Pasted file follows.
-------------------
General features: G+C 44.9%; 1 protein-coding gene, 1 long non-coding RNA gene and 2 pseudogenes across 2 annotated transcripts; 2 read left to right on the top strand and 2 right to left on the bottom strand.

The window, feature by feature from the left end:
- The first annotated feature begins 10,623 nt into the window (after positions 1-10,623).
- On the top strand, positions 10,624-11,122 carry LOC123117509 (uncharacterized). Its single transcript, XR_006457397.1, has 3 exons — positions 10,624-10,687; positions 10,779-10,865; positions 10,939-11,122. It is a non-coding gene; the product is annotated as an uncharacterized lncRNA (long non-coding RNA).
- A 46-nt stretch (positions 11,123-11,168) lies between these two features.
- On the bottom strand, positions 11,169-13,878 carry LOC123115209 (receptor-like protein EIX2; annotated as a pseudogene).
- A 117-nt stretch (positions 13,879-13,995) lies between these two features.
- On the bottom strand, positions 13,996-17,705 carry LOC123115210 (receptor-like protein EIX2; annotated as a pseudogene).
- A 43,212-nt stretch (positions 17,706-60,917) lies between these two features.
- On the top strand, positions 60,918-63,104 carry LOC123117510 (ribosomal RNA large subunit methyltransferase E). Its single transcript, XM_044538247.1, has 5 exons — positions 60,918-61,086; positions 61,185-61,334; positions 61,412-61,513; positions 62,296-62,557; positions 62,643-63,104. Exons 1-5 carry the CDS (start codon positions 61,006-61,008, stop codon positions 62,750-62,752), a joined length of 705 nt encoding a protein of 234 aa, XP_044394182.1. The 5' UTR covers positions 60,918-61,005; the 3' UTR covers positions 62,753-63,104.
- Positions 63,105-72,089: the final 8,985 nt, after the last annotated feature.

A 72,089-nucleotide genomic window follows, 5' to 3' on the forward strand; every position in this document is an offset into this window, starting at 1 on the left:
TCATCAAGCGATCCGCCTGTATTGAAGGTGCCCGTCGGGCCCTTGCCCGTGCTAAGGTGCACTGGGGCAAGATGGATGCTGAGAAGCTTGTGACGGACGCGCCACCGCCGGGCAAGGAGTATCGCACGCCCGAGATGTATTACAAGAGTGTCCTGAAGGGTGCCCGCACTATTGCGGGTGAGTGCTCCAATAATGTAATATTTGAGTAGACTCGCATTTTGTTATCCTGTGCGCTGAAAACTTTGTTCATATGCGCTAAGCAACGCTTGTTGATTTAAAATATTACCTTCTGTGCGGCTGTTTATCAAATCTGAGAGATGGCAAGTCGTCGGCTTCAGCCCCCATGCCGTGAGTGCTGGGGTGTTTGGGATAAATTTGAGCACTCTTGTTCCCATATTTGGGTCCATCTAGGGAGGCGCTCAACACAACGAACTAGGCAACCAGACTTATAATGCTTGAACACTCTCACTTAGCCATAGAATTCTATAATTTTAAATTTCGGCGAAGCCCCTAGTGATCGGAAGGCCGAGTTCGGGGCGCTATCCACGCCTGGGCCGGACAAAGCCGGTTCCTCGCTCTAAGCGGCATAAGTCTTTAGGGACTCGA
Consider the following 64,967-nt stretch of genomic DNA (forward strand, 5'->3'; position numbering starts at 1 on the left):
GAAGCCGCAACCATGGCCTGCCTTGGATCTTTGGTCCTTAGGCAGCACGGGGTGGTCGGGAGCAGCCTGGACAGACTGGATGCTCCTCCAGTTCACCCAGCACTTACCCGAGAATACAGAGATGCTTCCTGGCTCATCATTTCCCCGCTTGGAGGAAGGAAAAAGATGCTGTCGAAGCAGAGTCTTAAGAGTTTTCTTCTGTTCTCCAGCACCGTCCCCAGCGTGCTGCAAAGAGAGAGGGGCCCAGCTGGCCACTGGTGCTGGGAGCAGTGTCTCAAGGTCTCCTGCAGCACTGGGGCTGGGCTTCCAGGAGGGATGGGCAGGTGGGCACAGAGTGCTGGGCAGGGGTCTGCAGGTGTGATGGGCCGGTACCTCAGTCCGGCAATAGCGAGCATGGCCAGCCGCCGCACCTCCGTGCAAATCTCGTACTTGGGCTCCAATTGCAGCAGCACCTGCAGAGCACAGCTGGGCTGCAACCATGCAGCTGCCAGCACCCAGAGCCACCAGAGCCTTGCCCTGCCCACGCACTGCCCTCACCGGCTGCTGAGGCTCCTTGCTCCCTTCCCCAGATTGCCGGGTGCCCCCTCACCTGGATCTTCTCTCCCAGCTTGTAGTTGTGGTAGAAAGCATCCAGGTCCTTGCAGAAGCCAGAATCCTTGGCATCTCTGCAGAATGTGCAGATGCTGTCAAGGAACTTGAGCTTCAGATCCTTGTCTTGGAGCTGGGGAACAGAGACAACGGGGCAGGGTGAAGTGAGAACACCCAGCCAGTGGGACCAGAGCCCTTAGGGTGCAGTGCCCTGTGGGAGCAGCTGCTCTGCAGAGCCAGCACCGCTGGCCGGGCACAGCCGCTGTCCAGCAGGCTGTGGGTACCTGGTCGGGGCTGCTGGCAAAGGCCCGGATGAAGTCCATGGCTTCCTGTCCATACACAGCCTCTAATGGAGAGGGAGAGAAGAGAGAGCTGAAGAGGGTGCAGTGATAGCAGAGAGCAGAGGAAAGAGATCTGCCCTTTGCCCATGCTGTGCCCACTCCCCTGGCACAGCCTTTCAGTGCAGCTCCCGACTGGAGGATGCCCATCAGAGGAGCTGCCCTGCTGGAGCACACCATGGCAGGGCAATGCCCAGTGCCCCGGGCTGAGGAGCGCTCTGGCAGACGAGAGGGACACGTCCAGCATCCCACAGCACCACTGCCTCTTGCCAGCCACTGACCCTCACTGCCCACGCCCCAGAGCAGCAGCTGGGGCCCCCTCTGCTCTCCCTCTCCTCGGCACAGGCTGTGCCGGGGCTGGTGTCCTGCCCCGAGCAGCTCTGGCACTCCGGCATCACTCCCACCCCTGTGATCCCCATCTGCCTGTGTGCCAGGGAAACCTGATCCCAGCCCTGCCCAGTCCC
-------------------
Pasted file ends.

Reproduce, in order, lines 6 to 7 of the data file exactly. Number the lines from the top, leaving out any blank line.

- On the bottom strand, positions 11,169-13,878 carry LOC123115209 (receptor-like protein EIX2; annotated as a pseudogene).
- A 117-nt stretch (positions 13,879-13,995) lies between these two features.